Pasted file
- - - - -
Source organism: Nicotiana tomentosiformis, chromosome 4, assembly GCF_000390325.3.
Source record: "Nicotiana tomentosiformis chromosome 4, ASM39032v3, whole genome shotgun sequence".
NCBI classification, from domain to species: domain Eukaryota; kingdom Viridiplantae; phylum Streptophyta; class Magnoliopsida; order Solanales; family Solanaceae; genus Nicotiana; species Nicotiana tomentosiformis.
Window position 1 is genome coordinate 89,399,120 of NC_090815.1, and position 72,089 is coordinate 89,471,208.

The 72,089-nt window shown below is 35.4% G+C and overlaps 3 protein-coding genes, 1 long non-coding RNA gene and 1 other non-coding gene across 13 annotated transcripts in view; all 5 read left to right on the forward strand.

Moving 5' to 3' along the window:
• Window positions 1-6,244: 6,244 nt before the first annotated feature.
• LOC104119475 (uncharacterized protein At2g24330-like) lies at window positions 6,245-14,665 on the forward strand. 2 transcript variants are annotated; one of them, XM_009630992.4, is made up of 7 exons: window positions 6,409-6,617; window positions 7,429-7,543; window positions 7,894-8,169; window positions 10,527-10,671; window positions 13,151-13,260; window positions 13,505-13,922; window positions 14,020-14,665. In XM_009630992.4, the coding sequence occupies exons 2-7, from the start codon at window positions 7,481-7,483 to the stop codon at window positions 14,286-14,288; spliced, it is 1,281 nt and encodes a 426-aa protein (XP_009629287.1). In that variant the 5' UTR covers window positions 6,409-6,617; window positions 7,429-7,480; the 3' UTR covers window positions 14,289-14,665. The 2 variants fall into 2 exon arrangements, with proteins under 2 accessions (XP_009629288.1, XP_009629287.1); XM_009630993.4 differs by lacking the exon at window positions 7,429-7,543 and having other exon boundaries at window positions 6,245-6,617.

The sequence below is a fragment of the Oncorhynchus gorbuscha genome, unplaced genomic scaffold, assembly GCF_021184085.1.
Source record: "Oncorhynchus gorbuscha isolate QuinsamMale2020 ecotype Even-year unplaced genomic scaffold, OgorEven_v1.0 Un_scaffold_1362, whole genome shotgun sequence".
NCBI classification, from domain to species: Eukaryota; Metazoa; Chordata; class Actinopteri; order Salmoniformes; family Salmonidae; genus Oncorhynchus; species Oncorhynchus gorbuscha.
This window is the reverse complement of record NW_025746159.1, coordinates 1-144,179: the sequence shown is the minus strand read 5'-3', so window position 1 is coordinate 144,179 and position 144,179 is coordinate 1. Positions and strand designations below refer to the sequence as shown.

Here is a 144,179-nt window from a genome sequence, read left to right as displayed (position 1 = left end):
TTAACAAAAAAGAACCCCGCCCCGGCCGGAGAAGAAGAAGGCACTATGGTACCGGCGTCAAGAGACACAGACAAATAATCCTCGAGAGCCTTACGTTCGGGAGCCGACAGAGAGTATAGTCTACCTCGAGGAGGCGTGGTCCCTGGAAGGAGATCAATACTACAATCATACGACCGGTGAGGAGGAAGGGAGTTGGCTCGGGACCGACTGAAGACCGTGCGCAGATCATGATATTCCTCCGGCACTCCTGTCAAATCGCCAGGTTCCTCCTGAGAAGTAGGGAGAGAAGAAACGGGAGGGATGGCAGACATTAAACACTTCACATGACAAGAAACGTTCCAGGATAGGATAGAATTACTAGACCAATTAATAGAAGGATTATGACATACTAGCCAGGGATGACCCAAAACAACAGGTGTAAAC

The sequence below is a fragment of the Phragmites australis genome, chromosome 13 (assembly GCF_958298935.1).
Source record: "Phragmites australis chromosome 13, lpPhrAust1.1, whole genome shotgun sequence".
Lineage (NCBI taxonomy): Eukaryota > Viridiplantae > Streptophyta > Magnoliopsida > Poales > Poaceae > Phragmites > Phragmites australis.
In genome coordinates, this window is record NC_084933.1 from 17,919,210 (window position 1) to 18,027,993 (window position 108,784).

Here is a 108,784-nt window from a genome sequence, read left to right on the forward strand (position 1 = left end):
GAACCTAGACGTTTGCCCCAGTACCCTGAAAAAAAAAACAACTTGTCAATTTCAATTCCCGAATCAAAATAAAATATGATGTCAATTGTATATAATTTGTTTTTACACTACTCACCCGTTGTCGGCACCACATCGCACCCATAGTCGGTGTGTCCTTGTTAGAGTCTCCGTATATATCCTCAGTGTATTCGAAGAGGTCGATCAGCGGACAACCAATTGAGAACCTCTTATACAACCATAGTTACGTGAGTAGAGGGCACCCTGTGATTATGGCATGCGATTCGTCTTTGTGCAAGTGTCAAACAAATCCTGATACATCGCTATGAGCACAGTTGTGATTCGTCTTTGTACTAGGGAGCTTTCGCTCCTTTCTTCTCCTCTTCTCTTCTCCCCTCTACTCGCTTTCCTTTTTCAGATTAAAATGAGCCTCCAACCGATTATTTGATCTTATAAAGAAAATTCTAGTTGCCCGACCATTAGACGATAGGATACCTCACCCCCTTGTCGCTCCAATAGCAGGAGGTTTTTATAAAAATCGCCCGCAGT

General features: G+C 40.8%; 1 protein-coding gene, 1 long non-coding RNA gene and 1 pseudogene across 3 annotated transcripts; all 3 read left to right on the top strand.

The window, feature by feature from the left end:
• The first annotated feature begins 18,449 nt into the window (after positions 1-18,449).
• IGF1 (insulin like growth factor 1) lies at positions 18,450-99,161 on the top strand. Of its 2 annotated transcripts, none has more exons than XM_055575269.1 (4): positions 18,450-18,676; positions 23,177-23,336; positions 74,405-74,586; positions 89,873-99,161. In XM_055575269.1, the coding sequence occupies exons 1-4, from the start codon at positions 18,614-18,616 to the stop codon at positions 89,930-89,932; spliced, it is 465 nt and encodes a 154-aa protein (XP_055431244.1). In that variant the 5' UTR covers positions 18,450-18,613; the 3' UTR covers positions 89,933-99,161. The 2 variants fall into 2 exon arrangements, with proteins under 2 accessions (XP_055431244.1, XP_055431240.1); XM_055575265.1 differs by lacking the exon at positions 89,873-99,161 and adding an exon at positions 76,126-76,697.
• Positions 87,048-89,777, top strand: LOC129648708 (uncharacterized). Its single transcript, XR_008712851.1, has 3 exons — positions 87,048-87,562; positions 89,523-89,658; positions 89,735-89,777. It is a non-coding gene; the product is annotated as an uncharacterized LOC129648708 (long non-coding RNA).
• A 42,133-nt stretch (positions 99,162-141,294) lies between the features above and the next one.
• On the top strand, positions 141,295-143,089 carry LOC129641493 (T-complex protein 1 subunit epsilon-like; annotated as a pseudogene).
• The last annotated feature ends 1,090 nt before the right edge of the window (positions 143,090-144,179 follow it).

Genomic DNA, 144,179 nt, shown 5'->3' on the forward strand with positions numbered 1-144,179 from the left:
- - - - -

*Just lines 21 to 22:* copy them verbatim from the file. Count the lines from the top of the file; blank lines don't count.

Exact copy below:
General features: G+C 40.8%; 1 protein-coding gene, 1 long non-coding RNA gene and 1 pseudogene across 3 annotated transcripts; all 3 read left to right on the top strand.

The window, feature by feature from the left end: